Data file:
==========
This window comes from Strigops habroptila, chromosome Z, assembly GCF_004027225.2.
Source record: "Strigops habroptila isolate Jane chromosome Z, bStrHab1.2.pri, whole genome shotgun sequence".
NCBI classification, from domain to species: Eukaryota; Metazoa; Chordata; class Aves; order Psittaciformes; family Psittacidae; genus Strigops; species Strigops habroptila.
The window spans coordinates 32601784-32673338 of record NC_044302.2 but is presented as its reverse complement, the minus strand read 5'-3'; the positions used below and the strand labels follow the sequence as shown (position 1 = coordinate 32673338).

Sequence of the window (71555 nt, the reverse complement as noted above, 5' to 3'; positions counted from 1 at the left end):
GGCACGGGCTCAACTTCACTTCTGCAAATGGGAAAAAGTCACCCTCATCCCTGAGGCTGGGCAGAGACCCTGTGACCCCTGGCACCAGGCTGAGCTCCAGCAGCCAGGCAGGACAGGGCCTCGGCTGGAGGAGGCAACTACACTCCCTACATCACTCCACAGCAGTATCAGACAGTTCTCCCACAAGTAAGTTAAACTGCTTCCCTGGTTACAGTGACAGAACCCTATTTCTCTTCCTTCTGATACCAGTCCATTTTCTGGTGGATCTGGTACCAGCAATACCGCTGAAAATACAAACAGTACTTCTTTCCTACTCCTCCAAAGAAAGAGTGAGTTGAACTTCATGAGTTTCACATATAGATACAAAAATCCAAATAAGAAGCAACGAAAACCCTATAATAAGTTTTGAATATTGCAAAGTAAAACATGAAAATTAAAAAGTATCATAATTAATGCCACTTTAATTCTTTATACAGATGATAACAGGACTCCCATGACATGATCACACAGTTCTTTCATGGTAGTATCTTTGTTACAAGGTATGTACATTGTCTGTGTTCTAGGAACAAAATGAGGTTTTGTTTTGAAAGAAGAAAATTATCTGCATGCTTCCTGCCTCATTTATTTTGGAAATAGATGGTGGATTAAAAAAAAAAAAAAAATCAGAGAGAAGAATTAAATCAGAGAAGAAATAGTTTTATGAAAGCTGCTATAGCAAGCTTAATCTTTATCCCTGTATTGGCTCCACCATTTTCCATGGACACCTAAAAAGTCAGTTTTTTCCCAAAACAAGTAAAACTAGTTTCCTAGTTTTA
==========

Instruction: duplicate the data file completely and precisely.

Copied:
This window comes from Strigops habroptila, chromosome Z, assembly GCF_004027225.2.
Source record: "Strigops habroptila isolate Jane chromosome Z, bStrHab1.2.pri, whole genome shotgun sequence".
NCBI classification, from domain to species: Eukaryota; Metazoa; Chordata; class Aves; order Psittaciformes; family Psittacidae; genus Strigops; species Strigops habroptila.
The window spans coordinates 32601784-32673338 of record NC_044302.2 but is presented as its reverse complement, the minus strand read 5'-3'; the positions used below and the strand labels follow the sequence as shown (position 1 = coordinate 32673338).

Sequence of the window (71555 nt, the reverse complement as noted above, 5' to 3'; positions counted from 1 at the left end):
GGCACGGGCTCAACTTCACTTCTGCAAATGGGAAAAAGTCACCCTCATCCCTGAGGCTGGGCAGAGACCCTGTGACCCCTGGCACCAGGCTGAGCTCCAGCAGCCAGGCAGGACAGGGCCTCGGCTGGAGGAGGCAACTACACTCCCTACATCACTCCACAGCAGTATCAGACAGTTCTCCCACAAGTAAGTTAAACTGCTTCCCTGGTTACAGTGACAGAACCCTATTTCTCTTCCTTCTGATACCAGTCCATTTTCTGGTGGATCTGGTACCAGCAATACCGCTGAAAATACAAACAGTACTTCTTTCCTACTCCTCCAAAGAAAGAGTGAGTTGAACTTCATGAGTTTCACATATAGATACAAAAATCCAAATAAGAAGCAACGAAAACCCTATAATAAGTTTTGAATATTGCAAAGTAAAACATGAAAATTAAAAAGTATCATAATTAATGCCACTTTAATTCTTTATACAGATGATAACAGGACTCCCATGACATGATCACACAGTTCTTTCATGGTAGTATCTTTGTTACAAGGTATGTACATTGTCTGTGTTCTAGGAACAAAATGAGGTTTTGTTTTGAAAGAAGAAAATTATCTGCATGCTTCCTGCCTCATTTATTTTGGAAATAGATGGTGGATTAAAAAAAAAAAAAAAATCAGAGAGAAGAATTAAATCAGAGAAGAAATAGTTTTATGAAAGCTGCTATAGCAAGCTTAATCTTTATCCCTGTATTGGCTCCACCATTTTCCATGGACACCTAAAAAGTCAGTTTTTTCCCAAAACAAGTAAAACTAGTTTCCTAGTTTTA